dynamoo.com home


Site navigation

orange book
Updated March 2003


Hacking Exposed: Second Edition
Buy this book at amazon.comBuy this book at amazon.co.uk


 Computer Security Basics

Buy this book at amazon.comBuy this book at amazon.co.uk


 Information Security Management Handbook

Buy this book at amazon.comBuy this book at amazon.co.uk


 The Information Systems Security Officer's Guide

Buy this book at amazon.comBuy this book at amazon.co.uk


 Computer Security Handbook
(US only)




Orange Book Summary


This document is a summary of the US Department of Defense Trusted Computer System Evaluation Criteria, known as the Orange Book. Although originally written for military systems, the security classifications are now broadly used within the computer industry, 

You can get further information on the Orange Book and Rainbow Series by looking at the Orange Book Links page. Example Operating System descriptions link to the NCSC Evaluated Products List.

The DoD security categories range from D (Minimal Protection) to A (Verified Protection).

D - Minimal Protection

Any system that does not comply to any other category, or has failed to receive a higher classification. D-level certification is very rare.

C - Discretionary Protection

Discretionary protection applies to Trusted Computer Bases (TCBs) with optional object (i.e. file, directory, devices etc.) protection.

C1 - Discretionary Security Protection

  • Discretionary Access Control, for example Access Control Lists (ACLs), User/Group/World protection.
  • Usually for users who are all on the same security level.
  • Username and Password protection and secure authorisations database (ADB).
  • Protected operating system and system operations mode.
  • Periodic integrity checking of TCB.
  • Tested security mechanisms with no obvious bypasses.
  • Documentation for User Security.
  • Documentation for Systems Administration Security.
  • Documentation for Security Testing.
  • TCB design documentation.
  • Typically for users on the same security level
  • C1 certification is rare. Example systems are earlier versions of Unix, IBM RACF.

C2 - Controlled Access Protection

As C1, plus
  • Object protection can be on a single-user basis, e.g. through an ACL or Trustee database.
  • Authorisation for access may only be assigned by authorised users.
  • Object reuse protection (i.e. to avoid reallocation of secure deleted objects).
  • Mandatory identification and authorisation procedures for users, e.g. Username/Password.
  • Full auditing of security events (i.e. date/time, event, user, success/failure, terminal ID)
  • Protected system mode of operation.
  • Added protection for authorisation and audit data.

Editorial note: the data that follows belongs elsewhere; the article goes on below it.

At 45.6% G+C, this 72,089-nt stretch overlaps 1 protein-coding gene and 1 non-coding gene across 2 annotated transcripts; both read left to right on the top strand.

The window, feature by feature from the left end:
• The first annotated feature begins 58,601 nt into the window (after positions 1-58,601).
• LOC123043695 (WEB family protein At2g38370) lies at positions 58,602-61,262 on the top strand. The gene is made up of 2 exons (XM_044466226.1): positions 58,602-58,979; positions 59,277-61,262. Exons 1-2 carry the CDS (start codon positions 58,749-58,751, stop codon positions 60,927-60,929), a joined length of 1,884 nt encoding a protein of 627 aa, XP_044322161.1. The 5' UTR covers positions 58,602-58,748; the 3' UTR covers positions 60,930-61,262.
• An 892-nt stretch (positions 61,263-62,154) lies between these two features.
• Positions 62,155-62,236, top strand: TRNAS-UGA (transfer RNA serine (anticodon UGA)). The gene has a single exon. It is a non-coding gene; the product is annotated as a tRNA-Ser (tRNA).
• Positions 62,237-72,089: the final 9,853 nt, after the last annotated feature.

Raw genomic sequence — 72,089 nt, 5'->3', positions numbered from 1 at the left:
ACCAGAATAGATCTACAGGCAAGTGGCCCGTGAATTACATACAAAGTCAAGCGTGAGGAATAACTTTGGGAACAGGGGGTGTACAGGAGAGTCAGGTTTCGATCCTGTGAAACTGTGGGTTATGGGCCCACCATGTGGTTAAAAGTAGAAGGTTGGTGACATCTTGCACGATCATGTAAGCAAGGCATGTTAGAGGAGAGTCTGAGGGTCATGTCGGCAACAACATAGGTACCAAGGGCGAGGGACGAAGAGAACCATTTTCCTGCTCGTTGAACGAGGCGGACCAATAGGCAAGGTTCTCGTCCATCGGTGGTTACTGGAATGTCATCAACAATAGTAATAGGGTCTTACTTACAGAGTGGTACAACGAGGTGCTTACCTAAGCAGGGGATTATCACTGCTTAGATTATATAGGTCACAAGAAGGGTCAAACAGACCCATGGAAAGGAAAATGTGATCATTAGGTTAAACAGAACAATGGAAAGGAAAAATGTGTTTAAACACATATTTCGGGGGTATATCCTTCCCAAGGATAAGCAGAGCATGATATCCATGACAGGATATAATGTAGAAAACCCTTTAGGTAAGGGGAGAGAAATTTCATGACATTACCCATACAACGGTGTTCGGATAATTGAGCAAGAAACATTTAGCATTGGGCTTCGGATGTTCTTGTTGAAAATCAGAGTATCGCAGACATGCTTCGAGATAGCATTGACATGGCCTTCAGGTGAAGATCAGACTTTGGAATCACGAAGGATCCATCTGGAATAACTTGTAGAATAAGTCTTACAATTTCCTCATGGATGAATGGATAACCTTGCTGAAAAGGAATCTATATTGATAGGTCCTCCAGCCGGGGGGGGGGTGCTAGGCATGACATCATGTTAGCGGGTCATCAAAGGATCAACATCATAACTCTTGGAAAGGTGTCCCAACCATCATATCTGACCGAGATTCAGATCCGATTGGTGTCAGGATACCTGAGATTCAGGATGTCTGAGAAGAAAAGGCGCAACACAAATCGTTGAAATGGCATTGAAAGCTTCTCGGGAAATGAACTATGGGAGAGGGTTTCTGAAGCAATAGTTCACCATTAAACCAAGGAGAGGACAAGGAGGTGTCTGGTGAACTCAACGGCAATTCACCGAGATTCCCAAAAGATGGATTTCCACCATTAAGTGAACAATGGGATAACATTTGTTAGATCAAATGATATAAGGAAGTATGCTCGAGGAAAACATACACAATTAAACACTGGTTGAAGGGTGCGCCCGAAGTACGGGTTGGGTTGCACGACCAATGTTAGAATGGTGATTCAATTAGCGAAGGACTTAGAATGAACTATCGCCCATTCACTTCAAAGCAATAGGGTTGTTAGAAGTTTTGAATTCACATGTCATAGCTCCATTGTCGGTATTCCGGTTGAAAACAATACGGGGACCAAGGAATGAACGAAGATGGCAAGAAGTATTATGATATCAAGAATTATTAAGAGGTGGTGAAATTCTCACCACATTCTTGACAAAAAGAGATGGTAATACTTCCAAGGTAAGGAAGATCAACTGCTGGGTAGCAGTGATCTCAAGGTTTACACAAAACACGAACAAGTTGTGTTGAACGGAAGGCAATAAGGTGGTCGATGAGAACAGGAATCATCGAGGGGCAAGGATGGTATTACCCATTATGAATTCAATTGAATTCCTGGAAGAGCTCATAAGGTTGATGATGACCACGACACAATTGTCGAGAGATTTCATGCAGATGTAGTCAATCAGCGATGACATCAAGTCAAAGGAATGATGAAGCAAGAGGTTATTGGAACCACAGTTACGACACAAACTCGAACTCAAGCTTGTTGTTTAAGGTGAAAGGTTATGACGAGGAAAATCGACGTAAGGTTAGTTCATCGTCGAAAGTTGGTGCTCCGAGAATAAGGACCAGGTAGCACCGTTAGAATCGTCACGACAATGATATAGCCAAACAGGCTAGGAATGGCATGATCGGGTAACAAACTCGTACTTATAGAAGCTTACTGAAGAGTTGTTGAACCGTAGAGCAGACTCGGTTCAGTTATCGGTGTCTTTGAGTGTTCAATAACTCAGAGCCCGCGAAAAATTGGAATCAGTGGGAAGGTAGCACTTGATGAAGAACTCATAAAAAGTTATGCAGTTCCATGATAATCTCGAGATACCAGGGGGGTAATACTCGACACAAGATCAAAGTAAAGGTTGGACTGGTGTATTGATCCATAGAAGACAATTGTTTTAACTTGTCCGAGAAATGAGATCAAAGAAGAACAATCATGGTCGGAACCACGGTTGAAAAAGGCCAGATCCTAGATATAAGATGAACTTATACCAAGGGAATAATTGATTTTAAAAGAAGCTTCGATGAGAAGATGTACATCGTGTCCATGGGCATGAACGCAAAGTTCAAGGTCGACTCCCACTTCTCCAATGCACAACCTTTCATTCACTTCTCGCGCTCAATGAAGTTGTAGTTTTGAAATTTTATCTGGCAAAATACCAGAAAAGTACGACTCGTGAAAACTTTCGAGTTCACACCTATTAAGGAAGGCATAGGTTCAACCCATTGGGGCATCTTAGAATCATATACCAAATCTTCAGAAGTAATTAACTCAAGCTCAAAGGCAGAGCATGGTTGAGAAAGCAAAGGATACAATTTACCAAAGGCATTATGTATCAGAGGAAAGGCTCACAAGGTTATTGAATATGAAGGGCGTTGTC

• Documentation as C1 plus information on examining audit information.
  • This is one of the most common certifications. Example Operating Systems are: VMS, IBM OS/400, Windows NT, Novell NetWare 4.11, Oracle 7, DG AOS/VS II.

B - Mandatory Protection

Division B specifies that the TCB protection systems should be mandatory, not discretionary.

B1 - Labelled Security Protection

As C2 plus:
  • Mandatory security and access labelling of all objects, e.g. files, processes, devices etc.
  • Label integrity checking (e.g. maintenance of sensitivity labels when data is exported).
  • Auditing of labelled objects.
  • Mandatory access control for all operations.
  • Ability to specify security level printed on human-readable output (e.g. printers).
  • Ability to specify security level on any machine-readable output.
  • Enhanced auditing.
  • Enhanced protection of Operating System.
  • Improved documentation.
  • Example OSes are: HP-UX BLS, Cray Research Trusted Unicos 8.0, Digital SEVMS, Harris CS/SX, SGI Trusted IRIX.

B2 - Structured Protection

As B1 plus:
  • Notification of security level changes affecting interactive users.
  • Hierarchical device labels.
  • Mandatory access over all objects and devices.
  • Trusted path communications between user and system.
  • Tracking down of covert storage channels.
  • Tighter system operations mode into multilevel independent units.
  • Covert channel analysis.
  • Improved security testing.
  • Formal models of TCB.
  • Version, update and patch analysis and auditing.
  • Example systems are: Honeywell Multics, Cryptek VSLAN, Trusted XENIX. 

B3 - Security Domains

As B2 plus:
  • ACLs additionally based on groups and identifiers.
  • Trusted path access and authentication.
  • Automatic security analysis.
  • TCB models more formal.
  • Auditing of security auditing events.
  • Trusted recovery after system down and relevant documentation.
  • Zero design flaws in TCB, and minimum implementation flaws.
  • The only B3-certified OS is Getronics/Wang Federal XTS-300.

A - Verified Protection

Division A is the highest security division.

A1 - Verified Protection

As B3 plus:

A2 and above

Provision is made for security levels higher than A2, although these have not yet been formally defined. No OSes are rated above A1.
Recommended titles at Amazon.com:
Hacking Exposed: Second Edition (US) / (UK)
Computer Security Basics (US) / (UK)
Information Security Management Handbook (US) / (UK)
The Information Systems Security Officer's Guide (US) / (UK)
Mastering Network Security (US) / (UK)
Computer Security Handbook (US only)

Subj: Shopping and Services

Dynamoo 1997-2002   home   technical   diary   webmaster stuff   orange book   shop   contact   links   your privacy